People are usually eager to save tax dollars. So the public -- as shown by question to this column -- has considerable interest in one widely available vehicle for deferring taxes on savings, the individual retirement account.
An IRA is a plan whereby people working for an organization without a pension or profit-sharing plan can set aside up to 15 percent of their gross income to a limit of $1,500 each year ($1,750 with a spousal IRA) and deduct those funds from income subject to tax until later. The deduction is taken on Form 1040 when reporting each year.
One frequent question involves a switch in jobs. One year a worker may be employed by a company with a pension plan. But if he switches to a company without a plan, can he set aside 15 percent of his earnings? No -- not until the following year. Any year in which a worker is employed and is an active participant in a plan -- even for one day -- he or she cannot contribute to an IRA during that year. If you have the option of participating in a pension or profit-sharing plan and you elect not be become a part of the organization's plan, you can set up your own IRA. If the organization contributes into a plan trust, you are not eligible for your own IRA even if you terminate your employment before vesting of your interest occurs.
Can IRA accounts be only at a savings-and-loan association or a savings account at a bank? No, again. Generally, IRAs may be established in plans approved by the IRS with insurance companies, banks, savings-and-loan institutions, mutual funds, and with the US Treasury by buying Individual Retirement Bonds. You should be aware of certain hazards with each of these possibilities:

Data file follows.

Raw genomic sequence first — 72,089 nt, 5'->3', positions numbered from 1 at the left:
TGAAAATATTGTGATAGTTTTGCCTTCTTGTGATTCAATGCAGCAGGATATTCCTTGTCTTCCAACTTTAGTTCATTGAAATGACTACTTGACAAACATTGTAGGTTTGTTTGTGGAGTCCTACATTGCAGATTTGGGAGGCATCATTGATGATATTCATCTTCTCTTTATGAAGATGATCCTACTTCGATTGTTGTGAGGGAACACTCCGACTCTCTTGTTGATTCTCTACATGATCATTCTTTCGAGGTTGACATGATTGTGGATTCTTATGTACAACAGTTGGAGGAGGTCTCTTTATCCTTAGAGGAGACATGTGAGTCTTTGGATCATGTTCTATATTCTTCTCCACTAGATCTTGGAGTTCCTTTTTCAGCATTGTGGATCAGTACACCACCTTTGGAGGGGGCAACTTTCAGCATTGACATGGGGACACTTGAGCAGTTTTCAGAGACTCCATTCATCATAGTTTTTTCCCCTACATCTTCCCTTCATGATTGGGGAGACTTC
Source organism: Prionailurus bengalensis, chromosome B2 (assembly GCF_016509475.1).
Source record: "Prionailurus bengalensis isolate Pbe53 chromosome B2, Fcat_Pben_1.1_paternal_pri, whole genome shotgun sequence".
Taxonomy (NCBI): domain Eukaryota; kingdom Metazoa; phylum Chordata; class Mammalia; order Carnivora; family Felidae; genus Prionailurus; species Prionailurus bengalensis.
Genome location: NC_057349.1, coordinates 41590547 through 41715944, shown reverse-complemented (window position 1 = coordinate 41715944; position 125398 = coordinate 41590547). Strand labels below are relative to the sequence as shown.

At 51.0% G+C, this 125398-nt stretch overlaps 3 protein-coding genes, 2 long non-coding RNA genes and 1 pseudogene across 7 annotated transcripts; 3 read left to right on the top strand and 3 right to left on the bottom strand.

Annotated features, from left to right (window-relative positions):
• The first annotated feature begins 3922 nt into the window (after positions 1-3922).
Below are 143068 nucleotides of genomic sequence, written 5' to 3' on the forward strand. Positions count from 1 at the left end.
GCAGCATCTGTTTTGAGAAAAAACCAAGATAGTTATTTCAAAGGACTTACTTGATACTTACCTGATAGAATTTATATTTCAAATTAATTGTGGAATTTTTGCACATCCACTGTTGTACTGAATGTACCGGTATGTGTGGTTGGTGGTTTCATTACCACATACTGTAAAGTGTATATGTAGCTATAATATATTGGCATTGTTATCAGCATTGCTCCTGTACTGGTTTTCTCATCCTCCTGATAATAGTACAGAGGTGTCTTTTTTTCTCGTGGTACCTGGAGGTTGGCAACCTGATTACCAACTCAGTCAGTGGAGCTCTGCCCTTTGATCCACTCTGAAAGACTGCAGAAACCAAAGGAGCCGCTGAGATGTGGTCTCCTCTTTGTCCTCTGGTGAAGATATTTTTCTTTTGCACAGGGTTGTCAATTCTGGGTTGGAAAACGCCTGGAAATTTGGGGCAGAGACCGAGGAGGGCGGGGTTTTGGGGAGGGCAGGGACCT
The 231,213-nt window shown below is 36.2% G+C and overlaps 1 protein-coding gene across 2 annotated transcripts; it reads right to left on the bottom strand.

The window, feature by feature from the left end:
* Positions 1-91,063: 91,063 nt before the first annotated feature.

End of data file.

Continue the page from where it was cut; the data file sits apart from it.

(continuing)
* Insurance company plans for IRAs tend to be afflicted with relatively high costs and less than all earnings within an IRA are exempt from income tax until withdrawn, the rate of interest, appreciation, or both should be at or higher than the inflation rate for the account to prosper. Make sure you understand all costs and the projected earnings rate before deciding on an IRA with a specific institution.
* Banks and savings-and-loans offer IRAs with little or no cost attached to maintaining the trust. Annual fees may range from zero to $25 regardless of how much cash may be in your account. Most accounts are invested in CDs, and earnings fluctuate according to both short- and long-term rates. Thus, you may incur few costs and gain average income. Your account will probably earn less than the inflation rate except for short periods.
* Mutual funds usually offer IRA accounts, and if you select a no-load mutual fund, costs are minimal. Generally, a mutual fund oriented toward a high current income will grow rapidly over a period of years, because earnings are compounded tax free until withdrawn.
* US Individual Retirement Bonds offer security and no cost, but pay less than competitive interest. Early bonds that paid 6 percent interest did not benefit from recent increases even though Series E Bonds benefit from the higher rates beginning with the first six-month anniversary.
Overall, the two best possibilities for investing money in IRA accounts appear to lie with bank and savings-and-loan plans, and with mutual funds.